Much of the focus of climate policy has also been at the national level - which never really trickles down in the Indian context. For a long time the issue of climate change has been held hostage by the Ministry of External Affairs – framed as a global burden-sharing problem rather than one of public action and societal resilience. How can we engage growing mid-sized Indian cities and villages in climate action? City leaders and stakeholders are generally best suited to design strategies for addressing their own local climate change risks. India’s success in addressing climate change in the future will overwhelmingly depend on strong institutional arrangements at urban local levels and with panchayats, especially in relation to disaster response and adaptation to climate impacts, developing approaches that provide local level officials and a range of local stakeholders the opportunity to collectively envision and meaningfully debate urban futures to set a common policy agenda.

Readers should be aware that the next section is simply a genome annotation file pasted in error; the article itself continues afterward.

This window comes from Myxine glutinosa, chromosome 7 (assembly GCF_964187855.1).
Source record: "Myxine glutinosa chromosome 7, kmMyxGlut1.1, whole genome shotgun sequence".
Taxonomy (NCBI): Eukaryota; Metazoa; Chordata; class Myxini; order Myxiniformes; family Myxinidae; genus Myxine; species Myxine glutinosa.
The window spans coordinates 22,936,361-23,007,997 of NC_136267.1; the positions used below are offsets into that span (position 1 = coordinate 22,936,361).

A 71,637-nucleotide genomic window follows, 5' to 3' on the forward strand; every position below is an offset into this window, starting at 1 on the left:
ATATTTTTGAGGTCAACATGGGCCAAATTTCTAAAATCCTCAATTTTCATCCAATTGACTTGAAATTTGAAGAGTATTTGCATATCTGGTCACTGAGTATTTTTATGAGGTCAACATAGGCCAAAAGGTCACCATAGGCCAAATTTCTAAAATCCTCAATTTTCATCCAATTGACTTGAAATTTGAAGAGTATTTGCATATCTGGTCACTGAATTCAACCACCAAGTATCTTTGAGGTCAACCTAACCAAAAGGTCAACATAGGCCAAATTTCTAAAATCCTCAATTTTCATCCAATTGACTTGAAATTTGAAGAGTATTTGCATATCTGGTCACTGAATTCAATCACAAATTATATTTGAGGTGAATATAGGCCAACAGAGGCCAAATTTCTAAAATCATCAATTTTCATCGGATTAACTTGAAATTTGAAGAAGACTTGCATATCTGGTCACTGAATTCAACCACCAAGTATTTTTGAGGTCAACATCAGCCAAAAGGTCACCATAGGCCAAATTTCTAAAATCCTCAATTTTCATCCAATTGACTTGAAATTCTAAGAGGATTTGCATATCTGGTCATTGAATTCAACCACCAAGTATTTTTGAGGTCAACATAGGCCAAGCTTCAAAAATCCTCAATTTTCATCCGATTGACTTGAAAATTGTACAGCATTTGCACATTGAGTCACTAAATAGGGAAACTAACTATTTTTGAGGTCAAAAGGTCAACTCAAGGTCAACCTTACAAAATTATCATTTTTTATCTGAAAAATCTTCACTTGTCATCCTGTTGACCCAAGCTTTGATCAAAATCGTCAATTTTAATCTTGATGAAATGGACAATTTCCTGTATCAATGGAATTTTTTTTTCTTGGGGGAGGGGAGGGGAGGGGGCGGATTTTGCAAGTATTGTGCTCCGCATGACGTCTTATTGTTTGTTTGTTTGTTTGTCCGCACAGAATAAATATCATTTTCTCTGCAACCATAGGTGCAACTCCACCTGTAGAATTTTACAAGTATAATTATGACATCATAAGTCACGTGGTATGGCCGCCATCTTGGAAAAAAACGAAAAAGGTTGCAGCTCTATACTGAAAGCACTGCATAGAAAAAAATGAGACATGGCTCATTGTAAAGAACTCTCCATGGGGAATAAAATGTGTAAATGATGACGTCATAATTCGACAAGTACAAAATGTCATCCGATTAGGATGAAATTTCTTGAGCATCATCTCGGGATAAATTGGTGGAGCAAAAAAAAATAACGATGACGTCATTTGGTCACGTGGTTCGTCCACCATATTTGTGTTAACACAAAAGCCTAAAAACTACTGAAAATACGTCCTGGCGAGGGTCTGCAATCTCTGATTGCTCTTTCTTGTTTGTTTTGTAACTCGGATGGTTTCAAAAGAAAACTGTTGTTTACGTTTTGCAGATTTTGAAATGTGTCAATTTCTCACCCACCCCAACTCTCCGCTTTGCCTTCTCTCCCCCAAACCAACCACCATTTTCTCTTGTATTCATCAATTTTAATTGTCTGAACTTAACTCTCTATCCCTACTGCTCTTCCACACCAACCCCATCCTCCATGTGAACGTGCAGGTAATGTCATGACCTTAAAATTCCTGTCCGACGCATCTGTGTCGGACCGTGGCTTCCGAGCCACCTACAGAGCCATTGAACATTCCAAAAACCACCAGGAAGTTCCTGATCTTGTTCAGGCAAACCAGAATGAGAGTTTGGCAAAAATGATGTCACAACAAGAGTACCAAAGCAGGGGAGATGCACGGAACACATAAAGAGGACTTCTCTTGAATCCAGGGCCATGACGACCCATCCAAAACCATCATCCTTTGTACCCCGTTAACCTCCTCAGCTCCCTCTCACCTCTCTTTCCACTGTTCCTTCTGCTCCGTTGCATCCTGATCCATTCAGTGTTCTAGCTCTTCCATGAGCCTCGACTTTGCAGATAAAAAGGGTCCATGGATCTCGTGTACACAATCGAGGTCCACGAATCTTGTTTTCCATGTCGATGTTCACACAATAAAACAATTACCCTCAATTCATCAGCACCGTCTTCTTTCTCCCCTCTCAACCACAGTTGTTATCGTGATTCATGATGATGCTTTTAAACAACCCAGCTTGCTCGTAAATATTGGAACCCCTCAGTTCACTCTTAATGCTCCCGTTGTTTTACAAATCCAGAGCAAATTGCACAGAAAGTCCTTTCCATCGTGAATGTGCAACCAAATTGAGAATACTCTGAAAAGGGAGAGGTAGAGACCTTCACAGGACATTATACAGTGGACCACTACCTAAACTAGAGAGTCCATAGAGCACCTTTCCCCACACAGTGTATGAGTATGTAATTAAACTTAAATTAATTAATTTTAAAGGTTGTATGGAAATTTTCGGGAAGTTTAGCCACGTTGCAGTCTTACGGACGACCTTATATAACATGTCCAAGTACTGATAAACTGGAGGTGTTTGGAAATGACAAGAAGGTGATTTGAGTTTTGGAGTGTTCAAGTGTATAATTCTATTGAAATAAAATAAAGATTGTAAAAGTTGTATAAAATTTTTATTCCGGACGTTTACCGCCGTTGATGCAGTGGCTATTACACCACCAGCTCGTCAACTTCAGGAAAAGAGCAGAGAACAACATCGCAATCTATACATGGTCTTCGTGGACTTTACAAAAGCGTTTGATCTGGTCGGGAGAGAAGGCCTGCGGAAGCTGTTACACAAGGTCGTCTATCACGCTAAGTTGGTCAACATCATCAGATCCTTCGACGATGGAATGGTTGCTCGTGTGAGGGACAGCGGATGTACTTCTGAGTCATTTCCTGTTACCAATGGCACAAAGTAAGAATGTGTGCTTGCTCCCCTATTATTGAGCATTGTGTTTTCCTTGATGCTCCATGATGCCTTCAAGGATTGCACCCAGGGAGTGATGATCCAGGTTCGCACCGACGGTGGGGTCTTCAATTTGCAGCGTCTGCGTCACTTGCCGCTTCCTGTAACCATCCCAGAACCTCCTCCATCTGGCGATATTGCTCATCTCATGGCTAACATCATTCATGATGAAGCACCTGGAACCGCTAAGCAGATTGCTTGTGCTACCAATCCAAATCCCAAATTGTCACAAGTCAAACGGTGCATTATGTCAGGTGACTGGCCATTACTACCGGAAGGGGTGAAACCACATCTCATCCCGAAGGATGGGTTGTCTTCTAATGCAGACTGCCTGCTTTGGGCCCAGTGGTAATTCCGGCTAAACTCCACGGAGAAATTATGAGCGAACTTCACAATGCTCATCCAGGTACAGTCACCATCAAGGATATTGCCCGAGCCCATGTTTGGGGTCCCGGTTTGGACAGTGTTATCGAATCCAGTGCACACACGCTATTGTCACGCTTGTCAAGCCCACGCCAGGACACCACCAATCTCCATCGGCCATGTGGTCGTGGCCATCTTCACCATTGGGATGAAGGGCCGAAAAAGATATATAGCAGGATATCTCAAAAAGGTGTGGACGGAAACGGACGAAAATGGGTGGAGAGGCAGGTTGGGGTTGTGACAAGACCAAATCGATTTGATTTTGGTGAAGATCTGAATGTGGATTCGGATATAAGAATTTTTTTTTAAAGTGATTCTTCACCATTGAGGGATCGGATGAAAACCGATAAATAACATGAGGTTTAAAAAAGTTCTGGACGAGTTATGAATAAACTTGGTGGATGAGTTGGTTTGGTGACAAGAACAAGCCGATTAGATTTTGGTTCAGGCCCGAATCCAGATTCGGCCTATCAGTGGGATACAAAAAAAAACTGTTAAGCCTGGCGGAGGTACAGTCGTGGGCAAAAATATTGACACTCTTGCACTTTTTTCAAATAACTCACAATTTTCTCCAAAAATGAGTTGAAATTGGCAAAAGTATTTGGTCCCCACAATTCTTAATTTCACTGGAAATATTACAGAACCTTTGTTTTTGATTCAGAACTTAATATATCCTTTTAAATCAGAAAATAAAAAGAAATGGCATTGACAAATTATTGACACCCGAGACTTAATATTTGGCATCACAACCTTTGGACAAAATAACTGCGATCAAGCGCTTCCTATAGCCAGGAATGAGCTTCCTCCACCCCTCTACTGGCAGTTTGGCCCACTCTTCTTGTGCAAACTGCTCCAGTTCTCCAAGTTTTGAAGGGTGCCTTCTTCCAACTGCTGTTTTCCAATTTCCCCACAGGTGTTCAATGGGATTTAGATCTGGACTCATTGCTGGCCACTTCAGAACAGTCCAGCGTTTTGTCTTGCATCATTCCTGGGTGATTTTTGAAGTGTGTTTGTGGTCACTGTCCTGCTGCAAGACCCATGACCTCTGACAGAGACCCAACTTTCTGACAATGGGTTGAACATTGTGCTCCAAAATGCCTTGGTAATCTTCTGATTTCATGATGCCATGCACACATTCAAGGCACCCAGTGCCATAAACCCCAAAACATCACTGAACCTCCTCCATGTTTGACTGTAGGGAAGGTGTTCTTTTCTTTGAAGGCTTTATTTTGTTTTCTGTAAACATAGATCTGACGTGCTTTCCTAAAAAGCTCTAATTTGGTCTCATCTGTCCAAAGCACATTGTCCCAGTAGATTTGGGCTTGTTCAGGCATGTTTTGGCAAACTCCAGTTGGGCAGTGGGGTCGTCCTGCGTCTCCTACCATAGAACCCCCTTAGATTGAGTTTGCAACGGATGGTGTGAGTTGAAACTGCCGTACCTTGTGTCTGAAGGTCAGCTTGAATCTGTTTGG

“At this point in history, the need for sustainability politics, rooted in ethics and aesthetics, may be more urgent than the need for sustainability science based on expertise” (Rayner 2002).

The research and science stacks up, and yet governments remained paralysed and people don’t change. Climate change is a global phenomenon but it plays out in specific landscapes in particular ways. How we imagine and respond to this change is culturally rooted. It is shaped by our beliefs and cultural ways of seeing; it is connected to the places we can trace our ancestry to; it plays out on landscapes we call home. Ultimately we need to bring creatives/artists, scientists and communities together to stimulate a cultural narrative that will engage and inspire a sustainable and vibrant future society.